One of the greatest debates regarding guitar pedals is based on the pros and cons of analog and digital pedals. There are supporters of each of these two pedal types. Advantages and disadvantages are likely to be found no matter the type of pedal you use.
If you’re new to this field of musical gear and there’s still a lot of confusion regarding the whats, whys, and hows of analog and digital pedals, then this post might help you make some light.
Basic differences between analog and digital pedals
The first major difference between these two pedal types is that the signal of an analog pedal is continuous and is processed unadulterated whereas the signal of a digital pedal is made up of various individual points. In order for a digital pedal to work, the signal is passed through an analog to digital (A/D) converter that will translate it into a series of 0s and 1s.
Based on these numbers, the pedal will perform the algorithms needed to alter the sound and then the signal will pass through a digital to analog (D/A) converter so you can get a sonic output of the original signal.
Since the signal rendered by a digital pedal is the sum of a multitude of several individual points and the analog signal is continuous, the difference in the output you will get is usually felt in the pure sound the analog pedal delivers. All the signals that can be found in nature are analog, so that’s why an analog pedal will have a warmer and more natural sound than a digital one.
Another major difference between digital and analog pedals regards the signal sampling. One disadvantage of digital pedals is that they can’t replicate the infinite analog levels. Since the analog signal is continuous and smooth, without breaks, a digital pedal would need a huge amount of individual bits to replicate the exact levels.
This means that digital pedals can’t sample fast enough to reproduce the entire analog signal. This is rarely detectable, however. If an MP3 is poorly sampled, high-frequency notes and components such as cymbals might indeed sound off.
All digital devices will lose information in the signal sampling processing. The thing with this loss is that, once it reaches a certain level, the human ear will notice it. The amount of data that is lost through the sampling process is directly affected by the sampling frequency, which refers to how many samples are used for the analog signal to be discretized.
The human ear is capable of hearing vibrating waves up to 20 kHz (20,000 Hz). When the sampling rate is lower than this, the ear will miss out on higher frequencies and the so-called aliasing happens.
This occurs if the sampling rate is limited to a frequency range yet it interprets sounds that are outside of this particular range. Thus, if one frequency is coded into another, glitches are created.
In the case of certain digital pedals, an issue occurs when the guitar produces various frequencies and many of them are higher than 5 kHz. Thus, the higher frequencies your guitar creates might fall outside the sampling rate of some digital pedals.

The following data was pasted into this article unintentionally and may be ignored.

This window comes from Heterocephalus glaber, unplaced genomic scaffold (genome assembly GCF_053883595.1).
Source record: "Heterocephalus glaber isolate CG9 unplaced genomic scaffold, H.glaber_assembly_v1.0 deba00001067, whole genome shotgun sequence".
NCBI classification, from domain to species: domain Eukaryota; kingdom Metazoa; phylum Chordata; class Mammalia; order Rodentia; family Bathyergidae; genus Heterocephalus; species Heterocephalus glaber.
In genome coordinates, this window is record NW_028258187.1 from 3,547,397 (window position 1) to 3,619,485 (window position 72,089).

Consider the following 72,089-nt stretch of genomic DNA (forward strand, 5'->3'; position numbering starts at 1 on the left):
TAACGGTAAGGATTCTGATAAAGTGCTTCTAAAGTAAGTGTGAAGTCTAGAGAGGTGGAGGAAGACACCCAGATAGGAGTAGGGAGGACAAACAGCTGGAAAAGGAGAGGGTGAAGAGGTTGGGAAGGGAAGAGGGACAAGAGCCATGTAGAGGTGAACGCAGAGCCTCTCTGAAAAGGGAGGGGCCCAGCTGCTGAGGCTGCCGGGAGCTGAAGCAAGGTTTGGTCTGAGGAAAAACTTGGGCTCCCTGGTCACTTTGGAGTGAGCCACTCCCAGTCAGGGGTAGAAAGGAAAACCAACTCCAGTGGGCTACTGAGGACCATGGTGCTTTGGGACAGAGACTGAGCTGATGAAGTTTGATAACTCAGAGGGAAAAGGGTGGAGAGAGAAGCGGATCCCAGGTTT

Consequently, if you go for a digital pedal with a higher sampling frequency, you will enjoy a better sound. This requires a higher compute power, though, which means that such a unit will have a higher price attached. Therefore, if you want greater signal fidelity, look for a model that features the necessary A/D (analog to digital) processing power.
Digital pedals and programmed effects
Digital pedals make use of an algorithm that will process the sampled sound from the pedal input and that will take into account the same bits of data every time to produce the desired sound. The effects are programmed and thus they will always be the same.
Unlike digital pedals, the analog models alter the analog signal with the many subtleties capacitors, resistors, and transistors create. And it’s this alteration many musicians find to be an advantage or a disadvantage.
A musical instrument will not produce the same analog sound from one performance to another, at least not at a level we can find to be disturbing or significantly different. That happens because, for example, the strings of a guitar degrade or the instrument is tuned differently. This means that the sound will change.
When it comes to the digital signal, it is always the same since it is a processed signal. The digital pedal will faithfully reproduce it according to the formula it always uses.
Pros and cons
Both analog and digital pedals come with advantages and disadvantages. Let’s take a delay pedal, for example. An analog delay pedal will deliver that natural and warmer sound many guitarists prefer. The drawback is that such a pedal will have less flexibility and less control over the delay as well as BBDs limitations, which means that you will get shorter delays.
On the other hand, a digital delay pedal will provide you with greater variability as such a unit features time and speed controls, programmable presets, and analog delay emulations as we have highlighted in one of our recent articles. They are also cheaper. The downside is that the sound they produce might be too clear for some players.
Choosing between an analog and a digital pedal is, after all, a matter of personal preference. Many players, though, prefer analog pedals because they will never have the imperfections digitally created signal might have. A digital pedal comes with pre-programmed effects and some voltage-related constraints. This means you will get the same effect over and over again.
Some players actually prefer that, so they go digital. Others like the way an analog fuzz pedal reproduces the subtle nuances of one’s performance. Such subtleties are reproduced thanks to the circuit elements that are analog.
If your budget allows you, you can get both a digital and an analog pedal for your board and alternate them so you can enjoy the benefits provided by both types.